Art found in the Cedros Avenue Design District!

The Cedros Avenue Design District in Solana Beach is home to many galleries, design studios, boutiques, specialty shops and outdoor cafes. Walk along Cedros Avenue and your eyes will discover art everywhere they turn!

During my recent walk along Cedros Avenue I took the following photographs of street art, murals and fun sculptures.

I haven’t included photos of the numerous crazy wind sculptures outside the Exclusive Collections Gallery. I posted those pics separately here.

The Wonder Woman sculpture you’ll see coming up stands by the entrance to the Art Alley on Cedros, which I explored in my last blog post here.

Much of the art I found has a bicycle theme. Bicycling is popular in the coastal part of Solana Beach. Cedros Avenue is just a block from scenic Highway 101.

Ready to see some cool stuff? And cross a couple of “fishy” crosswalks?

Let’s go for our walk!

I live in downtown San Diego and love to walk around with my camera! You can follow Cool San Diego Sights via Facebook or Twitter!

You can easily explore Cool San Diego Sights by using the search box on my blog’s sidebar. Or click a tag! There are thousands upon thousands of photos for you to enjoy!

Amusing photos from an Oceanside walk!

ON THIS SITE IN 1897 NOTHING HAPPENED. A funny plaque on the Inner World Smoke Shop building.

This morning I took the first scheduled Coaster train up to Oceanside. I wanted to watch the annual Annual Labor Day Oceanside Pier Swim, but it was already over when I arrived. Oops!

But I did go on a long random walk and discovered a bunch of cool stuff!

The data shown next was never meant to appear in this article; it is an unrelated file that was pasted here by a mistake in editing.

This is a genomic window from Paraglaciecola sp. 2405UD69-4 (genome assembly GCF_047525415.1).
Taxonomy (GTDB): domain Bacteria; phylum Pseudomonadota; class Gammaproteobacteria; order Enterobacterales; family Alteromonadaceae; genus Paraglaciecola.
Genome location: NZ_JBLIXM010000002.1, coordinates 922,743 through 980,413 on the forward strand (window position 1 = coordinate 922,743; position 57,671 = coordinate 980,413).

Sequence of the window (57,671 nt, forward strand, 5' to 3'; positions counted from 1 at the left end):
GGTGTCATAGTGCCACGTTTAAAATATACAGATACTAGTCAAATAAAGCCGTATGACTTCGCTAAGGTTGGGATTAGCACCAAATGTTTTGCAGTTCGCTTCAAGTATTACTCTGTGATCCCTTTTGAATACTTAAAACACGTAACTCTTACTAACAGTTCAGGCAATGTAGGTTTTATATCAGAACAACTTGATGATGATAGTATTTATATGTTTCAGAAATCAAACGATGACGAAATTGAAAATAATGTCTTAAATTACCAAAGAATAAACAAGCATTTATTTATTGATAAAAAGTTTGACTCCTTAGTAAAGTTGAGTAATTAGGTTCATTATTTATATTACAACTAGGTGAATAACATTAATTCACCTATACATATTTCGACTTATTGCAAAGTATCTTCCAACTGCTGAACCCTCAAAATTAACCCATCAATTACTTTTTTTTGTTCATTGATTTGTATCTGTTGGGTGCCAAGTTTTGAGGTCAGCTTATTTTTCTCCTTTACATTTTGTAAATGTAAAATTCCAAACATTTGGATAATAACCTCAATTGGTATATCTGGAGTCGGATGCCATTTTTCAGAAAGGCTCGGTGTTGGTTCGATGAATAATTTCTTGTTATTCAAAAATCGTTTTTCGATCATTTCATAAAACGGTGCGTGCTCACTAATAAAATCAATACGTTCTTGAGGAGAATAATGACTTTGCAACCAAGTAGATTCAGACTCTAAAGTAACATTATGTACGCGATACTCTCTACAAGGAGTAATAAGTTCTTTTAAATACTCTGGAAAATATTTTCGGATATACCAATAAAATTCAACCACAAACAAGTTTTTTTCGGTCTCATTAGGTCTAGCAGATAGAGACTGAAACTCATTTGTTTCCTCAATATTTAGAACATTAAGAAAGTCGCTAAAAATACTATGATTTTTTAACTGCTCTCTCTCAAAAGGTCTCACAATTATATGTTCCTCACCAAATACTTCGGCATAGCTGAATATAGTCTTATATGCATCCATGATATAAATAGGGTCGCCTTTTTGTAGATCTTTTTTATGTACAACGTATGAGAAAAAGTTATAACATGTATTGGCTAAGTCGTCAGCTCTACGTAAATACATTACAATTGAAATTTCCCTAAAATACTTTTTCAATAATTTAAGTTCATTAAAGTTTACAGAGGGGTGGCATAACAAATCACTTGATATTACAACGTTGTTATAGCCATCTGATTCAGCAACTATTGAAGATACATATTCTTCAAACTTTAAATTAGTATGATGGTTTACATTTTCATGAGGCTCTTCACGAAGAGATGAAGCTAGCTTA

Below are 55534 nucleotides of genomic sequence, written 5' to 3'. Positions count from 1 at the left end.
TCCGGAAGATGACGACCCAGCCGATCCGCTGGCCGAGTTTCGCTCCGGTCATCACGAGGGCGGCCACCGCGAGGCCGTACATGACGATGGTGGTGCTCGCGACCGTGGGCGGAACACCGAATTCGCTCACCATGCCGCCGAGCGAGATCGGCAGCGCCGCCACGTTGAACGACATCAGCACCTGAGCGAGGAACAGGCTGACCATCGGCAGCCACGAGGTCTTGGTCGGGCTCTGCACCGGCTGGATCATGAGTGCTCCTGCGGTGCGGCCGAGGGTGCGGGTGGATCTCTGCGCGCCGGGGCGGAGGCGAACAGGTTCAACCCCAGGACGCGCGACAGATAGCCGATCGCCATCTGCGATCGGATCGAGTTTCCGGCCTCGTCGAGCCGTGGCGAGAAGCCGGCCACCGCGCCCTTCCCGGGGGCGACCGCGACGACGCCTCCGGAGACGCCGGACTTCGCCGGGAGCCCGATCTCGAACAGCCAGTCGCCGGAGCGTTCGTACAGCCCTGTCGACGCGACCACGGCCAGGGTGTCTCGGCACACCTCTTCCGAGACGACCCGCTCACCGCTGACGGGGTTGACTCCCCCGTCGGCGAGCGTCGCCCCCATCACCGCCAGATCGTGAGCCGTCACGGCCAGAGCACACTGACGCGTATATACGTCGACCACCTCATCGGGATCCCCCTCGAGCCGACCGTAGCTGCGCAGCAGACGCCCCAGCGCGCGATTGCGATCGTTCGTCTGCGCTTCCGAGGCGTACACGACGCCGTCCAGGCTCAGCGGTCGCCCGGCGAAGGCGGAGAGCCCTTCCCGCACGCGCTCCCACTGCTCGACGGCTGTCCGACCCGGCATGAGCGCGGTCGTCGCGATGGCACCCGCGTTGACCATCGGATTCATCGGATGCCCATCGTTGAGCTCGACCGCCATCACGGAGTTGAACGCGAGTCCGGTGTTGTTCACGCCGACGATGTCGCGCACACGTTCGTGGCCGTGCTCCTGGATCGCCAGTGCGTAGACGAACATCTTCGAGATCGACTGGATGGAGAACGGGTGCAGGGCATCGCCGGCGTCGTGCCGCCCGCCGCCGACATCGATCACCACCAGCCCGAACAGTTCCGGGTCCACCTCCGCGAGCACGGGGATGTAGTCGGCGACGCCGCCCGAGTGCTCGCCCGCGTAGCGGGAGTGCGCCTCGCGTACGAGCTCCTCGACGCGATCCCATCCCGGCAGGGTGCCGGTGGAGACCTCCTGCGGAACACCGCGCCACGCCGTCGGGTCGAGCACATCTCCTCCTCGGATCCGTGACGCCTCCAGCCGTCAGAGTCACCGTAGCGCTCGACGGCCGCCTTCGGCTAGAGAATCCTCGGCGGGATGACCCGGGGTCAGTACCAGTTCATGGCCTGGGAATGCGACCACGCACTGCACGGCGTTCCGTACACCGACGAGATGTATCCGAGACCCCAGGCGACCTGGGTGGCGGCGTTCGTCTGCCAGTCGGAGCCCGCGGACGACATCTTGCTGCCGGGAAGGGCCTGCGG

First off, enjoy this collection of amusing photos. It appears many people in Oceanside have a good sense of humor!

I spotted these as I sauntered down various sidewalks…

Only COOL people allowed. A humorous COVID-19 sign.
It seems even the chef at Mary’s Family Restaurant has to wait in line.
Yellow hand seats at Alfredo’s Mexican Food.
Beer speaks. People mumble. Here’s lookin’ atcha, Oceanside!
Is he heading for Trestles? Malibu? The Jetties?
Beware the hammerhead shark at the entrance to Sandy Toes Gift Store. That’s one big mouth!
A slice of metal pie is included in the patio fence at Carmine’s Pizza.
A giant rooster guards the entrance to Carrillo Pottery.
A funny face painted on a window at Knuckleheads Barbershop.
O’side or No Side. Humorous graphic at the Real Surf Shop, on the rear of their old Chevrolet Apache.

I live in downtown San Diego and love to walk around with my camera! You can follow Cool San Diego Sights via Facebook or Twitter!

More fun art in an Escondido alley!

The alley in Escondido that I visited a couple weekends ago, where I found many Esco Alley Art murals and alley cats painted on dumpsters, contains even more fun artwork!

Take a look!

I live in downtown San Diego and love to walk around with my camera! You can follow Cool San Diego Sights via Facebook or Twitter!

Time (and a cow) flies in Escondido!